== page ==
California’s Newsom Signs Historic Wave Energy Bill
SACRAMENTO, Calif. — Gov. Gavin Newsom signed a bill into law last week directing the California Energy Commission to evaluate the feasibility, costs and benefits of using wave energy and tidal energy in the state.
Introduced by Democratic state Sen. Steve Padilla, S.B. 605 is believed to be the first legislation in the United States to focus solely on the study and promotion of wave energy.
“Ocean energy is one of the largest untapped sources of renewable energy, and this [legislation] will help us explore its potential to expand our portfolio of clean energy sources,” Padilla said after the measure cleared the state Legislature and headed to Newsom’s desk.
“If we can capture even a fraction of the potential power generated by our oceans, we open the door to exciting energy and employment opportunities,” he said.
Under the new law, the California Energy Commission will work with various state agencies, including the California Coastal Commission, the Ocean Protection Council and other stakeholders to identify suitable locations for wave energy and tidal energy projects in both state and federal waters.
The primary sponsor of S.B. 605 is AltaSea at the Port of Los Angeles, a 35-acre ocean technology campus.
AltaSea will soon be home to some of California’s first wave energy pilot stations, including Eco Wave Power’s first U.S. onshore wave energy pilot station — the first of its kind built in the United States.
AltaSea has also established a coalition of over 30 wave and tidal energy companies to help showcase its potential in California.
“We are grateful that Governor Newsom recognized the vast potential of wave and tidal energy in meeting California’s goals for renewable energy and promoting economic growth through the blue economy,” said Terry Tamminen, president and CEO of AltaSea.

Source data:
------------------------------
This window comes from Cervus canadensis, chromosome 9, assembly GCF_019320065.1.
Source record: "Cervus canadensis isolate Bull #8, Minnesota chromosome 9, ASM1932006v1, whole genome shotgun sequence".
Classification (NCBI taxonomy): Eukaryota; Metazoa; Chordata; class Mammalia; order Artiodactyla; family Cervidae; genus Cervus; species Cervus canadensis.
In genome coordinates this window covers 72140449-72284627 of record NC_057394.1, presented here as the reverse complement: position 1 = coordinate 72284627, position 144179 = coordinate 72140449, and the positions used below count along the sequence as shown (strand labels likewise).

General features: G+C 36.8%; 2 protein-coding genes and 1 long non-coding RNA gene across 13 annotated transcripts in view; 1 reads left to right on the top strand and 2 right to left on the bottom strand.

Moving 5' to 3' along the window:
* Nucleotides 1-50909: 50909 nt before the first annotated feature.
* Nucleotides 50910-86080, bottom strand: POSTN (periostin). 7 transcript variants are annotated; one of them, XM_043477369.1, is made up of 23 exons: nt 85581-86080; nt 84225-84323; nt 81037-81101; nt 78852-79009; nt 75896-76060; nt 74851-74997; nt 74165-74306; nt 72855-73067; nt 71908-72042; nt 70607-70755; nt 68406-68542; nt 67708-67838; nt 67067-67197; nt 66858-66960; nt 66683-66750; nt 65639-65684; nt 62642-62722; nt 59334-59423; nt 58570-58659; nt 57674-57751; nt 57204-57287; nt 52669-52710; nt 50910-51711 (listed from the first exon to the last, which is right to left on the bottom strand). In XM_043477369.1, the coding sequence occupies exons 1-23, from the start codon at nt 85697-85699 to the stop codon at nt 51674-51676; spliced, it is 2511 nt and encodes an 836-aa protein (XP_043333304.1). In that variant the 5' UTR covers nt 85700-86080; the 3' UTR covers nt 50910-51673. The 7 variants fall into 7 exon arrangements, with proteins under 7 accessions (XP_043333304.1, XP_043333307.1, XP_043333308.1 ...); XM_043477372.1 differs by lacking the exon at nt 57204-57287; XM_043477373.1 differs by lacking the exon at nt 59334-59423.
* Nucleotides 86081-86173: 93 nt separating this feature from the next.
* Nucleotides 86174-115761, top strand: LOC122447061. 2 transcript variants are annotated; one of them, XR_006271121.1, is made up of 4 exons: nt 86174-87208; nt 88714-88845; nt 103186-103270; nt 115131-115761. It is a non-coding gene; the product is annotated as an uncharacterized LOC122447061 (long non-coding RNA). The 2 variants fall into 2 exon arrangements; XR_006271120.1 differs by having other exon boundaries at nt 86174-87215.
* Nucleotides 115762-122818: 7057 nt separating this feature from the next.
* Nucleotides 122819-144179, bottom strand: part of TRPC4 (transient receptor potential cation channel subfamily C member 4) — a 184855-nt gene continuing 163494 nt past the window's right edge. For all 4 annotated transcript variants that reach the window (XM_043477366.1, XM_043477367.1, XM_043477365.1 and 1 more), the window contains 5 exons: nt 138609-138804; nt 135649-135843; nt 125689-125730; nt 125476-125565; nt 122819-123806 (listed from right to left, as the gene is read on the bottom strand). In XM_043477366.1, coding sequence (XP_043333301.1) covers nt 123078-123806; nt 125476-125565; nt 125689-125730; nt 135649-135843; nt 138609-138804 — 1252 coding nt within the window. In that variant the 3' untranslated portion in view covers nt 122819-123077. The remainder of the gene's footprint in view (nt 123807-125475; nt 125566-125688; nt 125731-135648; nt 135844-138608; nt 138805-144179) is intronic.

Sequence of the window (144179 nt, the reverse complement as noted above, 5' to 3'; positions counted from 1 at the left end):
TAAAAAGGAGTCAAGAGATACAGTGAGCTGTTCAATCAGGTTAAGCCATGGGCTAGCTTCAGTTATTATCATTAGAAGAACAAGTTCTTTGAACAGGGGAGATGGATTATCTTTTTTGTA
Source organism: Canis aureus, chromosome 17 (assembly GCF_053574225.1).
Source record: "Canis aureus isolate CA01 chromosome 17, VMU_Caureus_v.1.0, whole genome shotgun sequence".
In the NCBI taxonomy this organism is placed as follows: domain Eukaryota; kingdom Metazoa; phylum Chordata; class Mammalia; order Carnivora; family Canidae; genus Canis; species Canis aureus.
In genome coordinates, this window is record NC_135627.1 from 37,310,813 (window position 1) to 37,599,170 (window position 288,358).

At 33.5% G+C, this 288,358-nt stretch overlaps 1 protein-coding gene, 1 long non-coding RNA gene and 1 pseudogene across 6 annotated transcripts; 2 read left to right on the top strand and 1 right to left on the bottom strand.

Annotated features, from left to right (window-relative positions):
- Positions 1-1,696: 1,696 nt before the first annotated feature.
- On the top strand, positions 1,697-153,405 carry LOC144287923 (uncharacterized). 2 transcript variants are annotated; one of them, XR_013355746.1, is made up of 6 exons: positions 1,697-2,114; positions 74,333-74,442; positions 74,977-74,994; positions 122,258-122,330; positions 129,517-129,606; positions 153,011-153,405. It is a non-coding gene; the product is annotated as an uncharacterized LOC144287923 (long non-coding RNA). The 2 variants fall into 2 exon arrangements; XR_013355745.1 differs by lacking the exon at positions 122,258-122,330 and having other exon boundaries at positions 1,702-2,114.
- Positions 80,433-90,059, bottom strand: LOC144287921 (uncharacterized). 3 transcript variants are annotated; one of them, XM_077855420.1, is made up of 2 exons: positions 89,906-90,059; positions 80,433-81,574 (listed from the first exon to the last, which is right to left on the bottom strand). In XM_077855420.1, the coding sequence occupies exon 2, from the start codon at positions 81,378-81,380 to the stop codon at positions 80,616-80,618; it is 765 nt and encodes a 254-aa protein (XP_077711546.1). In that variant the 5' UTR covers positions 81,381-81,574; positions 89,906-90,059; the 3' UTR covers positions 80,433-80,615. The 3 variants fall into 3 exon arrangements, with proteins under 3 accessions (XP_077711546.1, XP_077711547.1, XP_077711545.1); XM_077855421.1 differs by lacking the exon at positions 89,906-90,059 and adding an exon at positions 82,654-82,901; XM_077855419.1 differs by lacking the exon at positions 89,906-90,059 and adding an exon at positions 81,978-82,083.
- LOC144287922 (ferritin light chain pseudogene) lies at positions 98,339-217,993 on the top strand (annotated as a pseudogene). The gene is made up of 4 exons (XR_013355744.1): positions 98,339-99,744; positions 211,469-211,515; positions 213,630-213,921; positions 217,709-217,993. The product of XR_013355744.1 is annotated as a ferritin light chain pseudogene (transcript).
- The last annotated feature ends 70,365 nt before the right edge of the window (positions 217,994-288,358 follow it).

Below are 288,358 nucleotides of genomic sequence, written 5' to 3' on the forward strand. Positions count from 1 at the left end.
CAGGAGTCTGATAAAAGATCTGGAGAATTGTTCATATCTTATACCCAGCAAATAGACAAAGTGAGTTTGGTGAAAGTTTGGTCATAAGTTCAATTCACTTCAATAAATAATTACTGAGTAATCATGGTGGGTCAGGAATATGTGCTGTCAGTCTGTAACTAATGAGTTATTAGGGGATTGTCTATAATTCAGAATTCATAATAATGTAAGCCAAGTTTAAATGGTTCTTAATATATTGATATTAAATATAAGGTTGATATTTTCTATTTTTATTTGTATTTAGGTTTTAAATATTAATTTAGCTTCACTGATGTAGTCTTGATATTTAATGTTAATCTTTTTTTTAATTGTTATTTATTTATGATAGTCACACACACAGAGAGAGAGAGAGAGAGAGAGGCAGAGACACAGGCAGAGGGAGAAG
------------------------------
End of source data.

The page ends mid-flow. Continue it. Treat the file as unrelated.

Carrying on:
“We are incredibly proud to have sponsored this landmark legislation, and we look forward to working with the California Energy Commission and our partners to showcase the viability of wave energy,” Tamminen added.
S.B. 605 requires the California Energy Commission to produce a written report by 2025 to the governor and the Legislature on their findings, including any “considerations that may inform legislative and executive actions to facilitate, encourage and promote the development and increased use of technologically and economically feasible wave energy and tidal energy technologies, infrastructure and facilities in the state.”
California has established 2045 as its deadline to achieve a carbon-free energy grid. The National Renewable Energy Laboratory has estimated that wave and tidal energy could meet roughly 30% of the nation’s energy needs.
The NREL report also found that California’s outer continental shelf has the potential wave energy resources to power 13 million homes.